Up and Down
Two guys are filling a truck with gas, and discussing what they’d eat and what they wouldn’t eat. Mice are discussed, and rats, and horses. One says he went to Thailand and bought something that smelled real good being deep fried. Couldn’t tell what it was, but he was eating and liking it, and the vendor opened his box and dipped something in batter, and it was a bat. “I nearly vomited!” Pause. “What did it taste like?” And Lee, sitting beside me on the couch, says, “Like chicken!” And the guy says, “Like Colonel Saunders Kentucky fried chicken.”
A little moment like that right up front can make all the difference. It’s Pulp Fiction dialogue, and we know this is going to be a quirky film. The guys are smuggling people in their truck. They stop in the middle of nowhere on a dark road, and in the angry chaos of unloading, an infant is left behind in a box. I figure this will be like Tokyo Godfathers, where these tough guys learn some humanity by caring for the baby. But this movie never goes where you expect. They sell the baby to one of those crazy, barren women who take kids out of hospitals in their desperation. And then …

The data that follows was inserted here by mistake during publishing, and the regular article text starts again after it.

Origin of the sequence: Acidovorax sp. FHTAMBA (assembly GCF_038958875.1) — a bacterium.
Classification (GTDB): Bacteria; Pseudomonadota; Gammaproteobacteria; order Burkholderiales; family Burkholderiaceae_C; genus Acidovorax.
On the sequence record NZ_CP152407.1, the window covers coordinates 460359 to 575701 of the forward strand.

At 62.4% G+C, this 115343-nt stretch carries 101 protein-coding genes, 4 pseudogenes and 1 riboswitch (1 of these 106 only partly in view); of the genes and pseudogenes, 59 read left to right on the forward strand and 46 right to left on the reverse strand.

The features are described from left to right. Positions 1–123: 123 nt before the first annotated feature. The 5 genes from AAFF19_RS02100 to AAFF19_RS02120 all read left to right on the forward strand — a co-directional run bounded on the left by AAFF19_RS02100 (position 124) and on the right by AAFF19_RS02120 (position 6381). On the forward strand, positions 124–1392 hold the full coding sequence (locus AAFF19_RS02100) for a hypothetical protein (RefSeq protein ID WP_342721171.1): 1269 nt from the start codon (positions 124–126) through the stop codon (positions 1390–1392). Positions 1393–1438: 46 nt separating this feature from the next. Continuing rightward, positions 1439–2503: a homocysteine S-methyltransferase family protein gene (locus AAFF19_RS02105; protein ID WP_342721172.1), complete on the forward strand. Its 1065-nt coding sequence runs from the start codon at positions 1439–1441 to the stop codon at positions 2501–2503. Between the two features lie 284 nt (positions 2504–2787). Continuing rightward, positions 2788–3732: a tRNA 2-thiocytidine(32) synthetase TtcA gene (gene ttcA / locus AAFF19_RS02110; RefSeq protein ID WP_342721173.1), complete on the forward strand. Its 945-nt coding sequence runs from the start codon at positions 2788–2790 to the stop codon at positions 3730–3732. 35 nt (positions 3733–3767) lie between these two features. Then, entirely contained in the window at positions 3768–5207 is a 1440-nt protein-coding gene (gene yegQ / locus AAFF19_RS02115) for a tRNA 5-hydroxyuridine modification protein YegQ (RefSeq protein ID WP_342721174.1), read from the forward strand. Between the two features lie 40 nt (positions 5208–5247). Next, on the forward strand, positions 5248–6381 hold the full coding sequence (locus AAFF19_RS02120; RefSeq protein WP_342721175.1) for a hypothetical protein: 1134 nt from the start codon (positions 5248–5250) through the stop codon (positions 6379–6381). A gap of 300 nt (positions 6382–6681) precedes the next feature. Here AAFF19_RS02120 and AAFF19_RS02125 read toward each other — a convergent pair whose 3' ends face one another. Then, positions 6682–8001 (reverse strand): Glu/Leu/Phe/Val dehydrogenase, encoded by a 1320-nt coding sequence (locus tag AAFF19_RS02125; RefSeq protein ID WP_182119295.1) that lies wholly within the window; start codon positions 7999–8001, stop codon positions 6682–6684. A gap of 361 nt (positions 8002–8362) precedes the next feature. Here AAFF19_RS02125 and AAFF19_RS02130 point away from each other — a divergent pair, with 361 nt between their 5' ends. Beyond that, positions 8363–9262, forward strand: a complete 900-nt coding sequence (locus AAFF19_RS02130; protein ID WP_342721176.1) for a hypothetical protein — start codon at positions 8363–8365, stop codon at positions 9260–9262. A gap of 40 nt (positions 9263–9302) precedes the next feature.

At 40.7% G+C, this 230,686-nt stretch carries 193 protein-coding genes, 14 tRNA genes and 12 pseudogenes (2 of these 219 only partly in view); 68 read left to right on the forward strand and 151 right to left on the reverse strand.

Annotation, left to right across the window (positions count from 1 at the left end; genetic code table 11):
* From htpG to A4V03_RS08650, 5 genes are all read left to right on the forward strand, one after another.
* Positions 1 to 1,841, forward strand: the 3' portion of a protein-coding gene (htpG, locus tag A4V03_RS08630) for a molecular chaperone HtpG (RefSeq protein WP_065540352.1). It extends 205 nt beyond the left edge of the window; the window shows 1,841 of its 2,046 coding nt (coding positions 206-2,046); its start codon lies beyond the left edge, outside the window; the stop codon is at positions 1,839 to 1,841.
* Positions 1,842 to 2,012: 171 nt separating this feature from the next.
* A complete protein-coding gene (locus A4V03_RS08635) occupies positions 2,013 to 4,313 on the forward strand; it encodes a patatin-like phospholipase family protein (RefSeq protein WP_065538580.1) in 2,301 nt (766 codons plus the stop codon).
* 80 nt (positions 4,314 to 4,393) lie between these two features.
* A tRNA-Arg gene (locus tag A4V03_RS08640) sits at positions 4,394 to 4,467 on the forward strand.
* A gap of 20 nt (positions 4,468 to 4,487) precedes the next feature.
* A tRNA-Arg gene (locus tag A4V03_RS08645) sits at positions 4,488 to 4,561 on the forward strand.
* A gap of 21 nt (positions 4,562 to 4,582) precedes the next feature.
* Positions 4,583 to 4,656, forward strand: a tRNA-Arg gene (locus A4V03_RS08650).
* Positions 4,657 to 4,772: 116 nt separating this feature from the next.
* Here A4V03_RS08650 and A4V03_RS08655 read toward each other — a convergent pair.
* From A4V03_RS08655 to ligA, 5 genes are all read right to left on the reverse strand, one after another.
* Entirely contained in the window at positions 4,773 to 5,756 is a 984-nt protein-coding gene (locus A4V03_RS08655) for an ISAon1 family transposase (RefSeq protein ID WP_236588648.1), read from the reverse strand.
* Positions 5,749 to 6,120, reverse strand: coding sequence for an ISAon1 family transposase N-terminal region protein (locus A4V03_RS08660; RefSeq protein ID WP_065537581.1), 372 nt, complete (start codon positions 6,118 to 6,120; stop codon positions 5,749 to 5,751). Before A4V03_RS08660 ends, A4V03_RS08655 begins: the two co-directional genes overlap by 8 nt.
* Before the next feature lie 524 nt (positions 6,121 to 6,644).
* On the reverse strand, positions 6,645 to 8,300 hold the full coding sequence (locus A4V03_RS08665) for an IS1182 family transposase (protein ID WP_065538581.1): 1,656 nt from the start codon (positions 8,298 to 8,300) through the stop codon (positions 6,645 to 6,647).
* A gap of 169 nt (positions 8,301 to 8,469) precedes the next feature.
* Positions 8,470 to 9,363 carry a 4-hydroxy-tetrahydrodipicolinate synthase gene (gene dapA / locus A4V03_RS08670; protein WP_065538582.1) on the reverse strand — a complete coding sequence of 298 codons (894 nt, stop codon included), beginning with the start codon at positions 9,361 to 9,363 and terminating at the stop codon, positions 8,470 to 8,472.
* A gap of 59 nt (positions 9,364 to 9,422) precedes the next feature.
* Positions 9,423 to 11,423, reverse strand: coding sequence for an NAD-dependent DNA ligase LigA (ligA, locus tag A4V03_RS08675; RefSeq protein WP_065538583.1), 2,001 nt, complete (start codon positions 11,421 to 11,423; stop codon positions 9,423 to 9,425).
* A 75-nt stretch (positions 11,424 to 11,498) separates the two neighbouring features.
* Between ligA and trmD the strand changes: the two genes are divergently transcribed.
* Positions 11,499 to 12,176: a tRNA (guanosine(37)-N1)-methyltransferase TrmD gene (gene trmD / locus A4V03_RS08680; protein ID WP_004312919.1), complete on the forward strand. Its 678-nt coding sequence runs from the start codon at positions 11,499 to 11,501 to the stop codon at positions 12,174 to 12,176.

We meet an odd family, learn about their problems. This story intertwines with the first, sort of, but plot is not hugely important here. What matters is characters, and the actors nail them. There is a theme running though it all, that of displaced persons, politically, economically, and emotionally. But the director is not out to make statements, he just wants you to see these people, and he does a wonderful job of it.